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What You Need To Know About BRCA Gene Testing, From 2 Experts

Firsts are freaky, but they don’t have to be. In Her Campus’ series My First Time, we’re answering the burning questions you might be uncomfortable asking about IRL. In this article, we tackle getting a BRCA gene test for the first time.

Growing up, I remember seeing everyone wear “I <3 Boobies” bracelets for breast cancer awareness. Of course, elementary school Julia had no idea what breast cancer actually was, and I’ve been lucky enough to have never seen any of my loved ones suffering from it. However, now that I’m 21 I’ve taken it upon myself to protect myself as much as possible, and that includes learning about precautions like BRCA gene testing. 

Both BRCA1 and BRCA2 are blood tests that can tell if higher risk of getting cancer; in fact, the B and R come from the first two letters of breast cancer, according to Mount Sinai. 

The BRCA1 and BRCA2 genes normally suppress cancerous tumors, but when the genes are mutated, they don’t suppress tumors as they should. While women with the mutation are at higher risk of getting breast cancer or ovarian cancer, mutations can also increase your risk for developing cervical cancer, uterine cancer, stomach cancer, and more.

I spoke with two experts — Mahmoud Abdelaziz and Aliyah Moore, PhD. — about the BRCA gene test, and here’s what you need to know before getting your first BRCA gene test.

So, how does BRCA gene testing work?

First of all, let’s get one thing straight: BRCA gene testing is for everyone with a familial history of breast or ovarian cancer. However, all women who have access may do it in order to empower their health choices.

“It’s not a routine test for college students or the general population,” says medical professional Mahmoud Abdelaziz. Genetic counseling can help determine who should consider this test.

When you hear the name BRCA gene test, it can sound really complex and scary, but it isn’t. It’s actually a relatively simple procedure.

The process is definitely simple, your DNA sample is often collected through a blood sample or cheek swab. From there, “the sample is then sent to a specialized laboratory, where scientists examine it to determine if there are any changes in the BRCA genes that could increase your cancer risk,” says Aliyah Moore, a sexual health expert. 

It typically takes two to four weeks to get your results back, and the results of the test can help you and your healthcare provider make informed choices about your health and, if necessary, help determine what preventative measures should be done next.  

Where can students get a BRCA gene test done?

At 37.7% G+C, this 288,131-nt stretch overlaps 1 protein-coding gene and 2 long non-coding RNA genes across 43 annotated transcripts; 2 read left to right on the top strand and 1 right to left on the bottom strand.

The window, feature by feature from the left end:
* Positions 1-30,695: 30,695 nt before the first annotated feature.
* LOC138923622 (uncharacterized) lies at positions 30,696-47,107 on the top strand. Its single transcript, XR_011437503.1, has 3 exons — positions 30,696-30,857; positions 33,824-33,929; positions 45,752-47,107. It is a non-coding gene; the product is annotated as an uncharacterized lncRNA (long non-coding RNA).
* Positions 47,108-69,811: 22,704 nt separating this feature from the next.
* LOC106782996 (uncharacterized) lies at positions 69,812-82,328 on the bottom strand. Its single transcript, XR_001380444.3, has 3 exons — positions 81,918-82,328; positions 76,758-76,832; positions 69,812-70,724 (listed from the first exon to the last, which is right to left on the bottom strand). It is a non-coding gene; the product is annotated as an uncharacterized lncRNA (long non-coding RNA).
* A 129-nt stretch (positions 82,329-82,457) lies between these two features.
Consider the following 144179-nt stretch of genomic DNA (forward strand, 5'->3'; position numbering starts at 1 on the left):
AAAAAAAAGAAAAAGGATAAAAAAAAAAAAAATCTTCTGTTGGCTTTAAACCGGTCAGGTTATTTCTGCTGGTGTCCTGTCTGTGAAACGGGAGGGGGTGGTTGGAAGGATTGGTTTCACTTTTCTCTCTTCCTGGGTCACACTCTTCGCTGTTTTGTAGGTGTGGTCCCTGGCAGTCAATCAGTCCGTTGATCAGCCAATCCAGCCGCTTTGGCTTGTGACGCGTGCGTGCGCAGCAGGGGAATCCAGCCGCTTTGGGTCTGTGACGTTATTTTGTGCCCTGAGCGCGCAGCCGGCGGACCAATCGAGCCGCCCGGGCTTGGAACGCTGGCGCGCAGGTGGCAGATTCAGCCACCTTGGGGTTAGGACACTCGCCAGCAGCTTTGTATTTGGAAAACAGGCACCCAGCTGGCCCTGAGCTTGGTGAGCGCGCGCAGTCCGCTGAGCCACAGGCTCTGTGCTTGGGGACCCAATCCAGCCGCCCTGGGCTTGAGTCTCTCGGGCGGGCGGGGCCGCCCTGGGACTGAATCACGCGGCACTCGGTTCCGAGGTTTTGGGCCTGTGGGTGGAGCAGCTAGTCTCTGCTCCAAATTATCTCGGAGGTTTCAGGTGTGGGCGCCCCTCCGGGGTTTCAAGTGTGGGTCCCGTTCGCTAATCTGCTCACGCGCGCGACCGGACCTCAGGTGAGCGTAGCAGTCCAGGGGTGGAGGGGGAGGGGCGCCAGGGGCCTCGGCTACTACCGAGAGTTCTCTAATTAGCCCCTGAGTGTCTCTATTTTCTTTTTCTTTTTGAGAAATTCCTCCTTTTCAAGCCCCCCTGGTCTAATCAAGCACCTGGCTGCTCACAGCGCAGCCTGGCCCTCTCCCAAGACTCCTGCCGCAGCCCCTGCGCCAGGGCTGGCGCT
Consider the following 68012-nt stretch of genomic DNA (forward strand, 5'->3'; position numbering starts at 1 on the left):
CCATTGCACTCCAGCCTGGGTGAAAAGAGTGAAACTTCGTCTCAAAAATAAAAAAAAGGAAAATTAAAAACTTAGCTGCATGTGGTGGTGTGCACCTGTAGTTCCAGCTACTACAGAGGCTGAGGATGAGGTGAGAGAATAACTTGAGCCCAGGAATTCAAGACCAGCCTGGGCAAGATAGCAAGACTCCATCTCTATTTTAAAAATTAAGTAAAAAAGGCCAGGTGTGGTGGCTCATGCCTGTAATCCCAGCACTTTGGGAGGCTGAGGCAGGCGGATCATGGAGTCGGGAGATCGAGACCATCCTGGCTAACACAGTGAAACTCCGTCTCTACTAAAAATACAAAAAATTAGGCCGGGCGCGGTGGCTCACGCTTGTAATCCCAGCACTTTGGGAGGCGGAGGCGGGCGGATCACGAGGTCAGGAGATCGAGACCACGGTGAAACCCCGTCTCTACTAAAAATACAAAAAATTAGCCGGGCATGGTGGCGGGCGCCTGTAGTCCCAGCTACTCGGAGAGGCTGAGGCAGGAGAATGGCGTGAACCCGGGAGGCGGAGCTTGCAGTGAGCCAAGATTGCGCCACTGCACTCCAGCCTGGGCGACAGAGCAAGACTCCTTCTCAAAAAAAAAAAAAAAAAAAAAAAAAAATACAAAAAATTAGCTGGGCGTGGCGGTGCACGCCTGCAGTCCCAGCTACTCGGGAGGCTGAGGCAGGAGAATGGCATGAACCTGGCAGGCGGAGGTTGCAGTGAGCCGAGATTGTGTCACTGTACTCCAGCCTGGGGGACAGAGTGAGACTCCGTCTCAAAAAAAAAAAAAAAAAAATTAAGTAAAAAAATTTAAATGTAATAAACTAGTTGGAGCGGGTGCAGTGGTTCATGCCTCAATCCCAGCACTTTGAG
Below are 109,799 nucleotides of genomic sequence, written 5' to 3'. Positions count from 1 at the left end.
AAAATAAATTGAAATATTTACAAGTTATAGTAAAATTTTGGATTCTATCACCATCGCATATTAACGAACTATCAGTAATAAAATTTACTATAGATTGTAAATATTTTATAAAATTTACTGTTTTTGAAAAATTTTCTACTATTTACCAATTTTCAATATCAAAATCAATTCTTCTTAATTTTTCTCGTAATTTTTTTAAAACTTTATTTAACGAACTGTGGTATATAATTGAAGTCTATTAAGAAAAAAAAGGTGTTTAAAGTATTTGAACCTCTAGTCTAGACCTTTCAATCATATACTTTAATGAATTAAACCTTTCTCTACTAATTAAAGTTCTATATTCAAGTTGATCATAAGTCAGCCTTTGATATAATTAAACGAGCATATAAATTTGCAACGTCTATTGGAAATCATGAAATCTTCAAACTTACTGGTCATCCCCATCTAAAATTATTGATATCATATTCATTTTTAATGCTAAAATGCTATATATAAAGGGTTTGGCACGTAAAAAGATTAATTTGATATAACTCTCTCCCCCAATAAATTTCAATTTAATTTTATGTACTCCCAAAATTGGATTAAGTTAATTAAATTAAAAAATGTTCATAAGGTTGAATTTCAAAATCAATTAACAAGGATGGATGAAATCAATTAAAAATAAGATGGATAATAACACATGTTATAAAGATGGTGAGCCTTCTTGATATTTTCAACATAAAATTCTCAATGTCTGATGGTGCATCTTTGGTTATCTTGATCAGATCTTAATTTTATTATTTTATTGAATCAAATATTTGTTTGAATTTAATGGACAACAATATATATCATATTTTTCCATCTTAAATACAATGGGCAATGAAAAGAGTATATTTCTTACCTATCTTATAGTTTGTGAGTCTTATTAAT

Many hospitals and medical centers provide BRCA gene testing, but if you have specific questions or concerns you can always turn to a different healthcare provider like your primary care physician or gynecologist, Moore says. 

You can do the procedure at specialized clinics or genetic testing centers, and healthcare providers can guide you to the appropriate testing facilities, Abdelaziz says.

Your primary care provider can actually order the test for you in addition to directing you toward a genetics counselor. Additionally, the National Society of Genetic Counselors’ directory is a great resource for finding genetic counselors on your own. 

It’s also important to speak with genetic counselors who “specialize in assessing your risk of hereditary conditions, such as BRCA mutations,” Moore adds. “They can help you understand the implications of test results and facilitate the testing process.”

How much does the test cost?

Like all other college students, you’re probably wondering how much the test costs. It’s important to remember that you shouldn’t necessarily put a price tag on your health, but it’s still necessary to check with a testing facility for specific pricing. 

While some insurance plans will cover the test due to familial history with cancer, coverage can still vary, Abdelaziz says. At the end of the day, the cost of testing ranges from under $100 to more than $2,000. Let’s break that down together. 

First, “genetic counseling is usually recommended before and after testing, with costs ranging from $100 to $300 per session, but these may be covered by insurance,” Moore says. 

From there, clinical testing with full sequencing and analysis of both genes can range from $300 up to $5,000, depending on the laboratory and depth of genetic analysis, Moore adds.

Luckily, it’s usually covered by insurance if you meet certain criteria. For example, Medicare has specific BRCA testing criteria that only allow those with a personal history of cancer to be covered, according to Penn Medicine.

Unsurprisingly, the BRCA gene test can be extremely expensive. If you have the ability to do the test, especially for those who have a family history of cancer, it’s extremely important to look into your options.

Julia is a national writer at Her Campus, where she mainly covers mental health, wellness, and all things relating to Gen Z. Prior to becoming a national writer, Julia was the wellness intern for Her Campus. Outside of Her Campus, Julia is a managing editor at The Temple News, Temple University's independent student-run paper. She's also the Co-Campus Correspondent of Her Campus Temple University, where she oversees content for all sections of the website. Julia is also a student intern at the Logan Center for Urban Investigative Reporting, where she works on the data desk and is assisting her editor in building a database. She has previously interned at The American Prospect. In her free time, Julia enjoys going to the beach as much as possible, watching reality TV (specifically Real Housewives and Vanderpump Rules), and editing stories.